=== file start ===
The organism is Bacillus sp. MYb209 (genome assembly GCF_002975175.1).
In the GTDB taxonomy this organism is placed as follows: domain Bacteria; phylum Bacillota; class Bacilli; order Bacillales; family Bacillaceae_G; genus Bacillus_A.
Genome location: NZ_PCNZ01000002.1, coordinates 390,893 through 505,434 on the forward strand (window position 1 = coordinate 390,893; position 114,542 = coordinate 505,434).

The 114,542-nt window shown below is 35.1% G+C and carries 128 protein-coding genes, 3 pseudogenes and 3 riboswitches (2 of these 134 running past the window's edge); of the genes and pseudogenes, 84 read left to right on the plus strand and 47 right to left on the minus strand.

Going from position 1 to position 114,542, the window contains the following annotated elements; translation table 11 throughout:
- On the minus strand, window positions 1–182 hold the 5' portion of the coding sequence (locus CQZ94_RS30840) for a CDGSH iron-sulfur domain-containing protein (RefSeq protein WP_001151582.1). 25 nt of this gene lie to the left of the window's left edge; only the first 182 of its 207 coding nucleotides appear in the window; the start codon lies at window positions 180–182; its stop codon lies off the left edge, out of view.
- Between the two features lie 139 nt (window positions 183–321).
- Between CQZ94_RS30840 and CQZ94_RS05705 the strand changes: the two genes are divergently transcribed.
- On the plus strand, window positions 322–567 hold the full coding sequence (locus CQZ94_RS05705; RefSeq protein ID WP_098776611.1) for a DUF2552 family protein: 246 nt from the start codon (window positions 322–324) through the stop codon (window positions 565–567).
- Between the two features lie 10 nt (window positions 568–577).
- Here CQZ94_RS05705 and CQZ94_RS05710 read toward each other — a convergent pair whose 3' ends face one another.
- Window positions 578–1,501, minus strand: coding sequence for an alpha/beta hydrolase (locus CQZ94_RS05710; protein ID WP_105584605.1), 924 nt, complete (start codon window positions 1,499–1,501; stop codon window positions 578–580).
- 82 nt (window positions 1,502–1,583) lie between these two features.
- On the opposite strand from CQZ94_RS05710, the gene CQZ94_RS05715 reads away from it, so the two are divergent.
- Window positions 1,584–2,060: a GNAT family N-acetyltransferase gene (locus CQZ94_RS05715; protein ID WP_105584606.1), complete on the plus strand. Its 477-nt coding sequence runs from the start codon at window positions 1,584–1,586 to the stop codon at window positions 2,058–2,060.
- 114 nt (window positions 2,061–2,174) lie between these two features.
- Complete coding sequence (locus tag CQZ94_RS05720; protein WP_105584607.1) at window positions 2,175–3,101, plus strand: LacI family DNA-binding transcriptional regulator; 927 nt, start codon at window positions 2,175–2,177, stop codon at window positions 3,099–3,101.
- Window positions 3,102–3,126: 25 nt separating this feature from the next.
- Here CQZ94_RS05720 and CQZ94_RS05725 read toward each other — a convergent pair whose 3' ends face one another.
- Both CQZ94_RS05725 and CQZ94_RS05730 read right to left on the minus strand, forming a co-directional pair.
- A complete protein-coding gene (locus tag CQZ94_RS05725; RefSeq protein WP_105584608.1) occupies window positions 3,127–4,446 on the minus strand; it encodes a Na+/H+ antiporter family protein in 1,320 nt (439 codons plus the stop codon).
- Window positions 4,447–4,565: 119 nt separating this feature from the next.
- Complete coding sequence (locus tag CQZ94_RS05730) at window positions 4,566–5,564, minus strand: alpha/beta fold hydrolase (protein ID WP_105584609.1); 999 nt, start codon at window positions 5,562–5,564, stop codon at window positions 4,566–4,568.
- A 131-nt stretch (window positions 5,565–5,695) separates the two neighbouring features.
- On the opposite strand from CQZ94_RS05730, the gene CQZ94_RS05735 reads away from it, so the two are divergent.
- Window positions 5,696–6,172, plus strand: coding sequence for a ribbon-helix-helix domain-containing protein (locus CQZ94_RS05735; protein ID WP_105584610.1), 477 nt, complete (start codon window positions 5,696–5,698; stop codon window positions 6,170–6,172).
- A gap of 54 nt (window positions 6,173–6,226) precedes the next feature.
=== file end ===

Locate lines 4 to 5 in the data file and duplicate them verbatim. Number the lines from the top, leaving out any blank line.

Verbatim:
The 114,542-nt window shown below is 35.1% G+C and carries 128 protein-coding genes, 3 pseudogenes and 3 riboswitches (2 of these 134 running past the window's edge); of the genes and pseudogenes, 84 read left to right on the plus strand and 47 right to left on the minus strand.

Going from position 1 to position 114,542, the window contains the following annotated elements; translation table 11 throughout: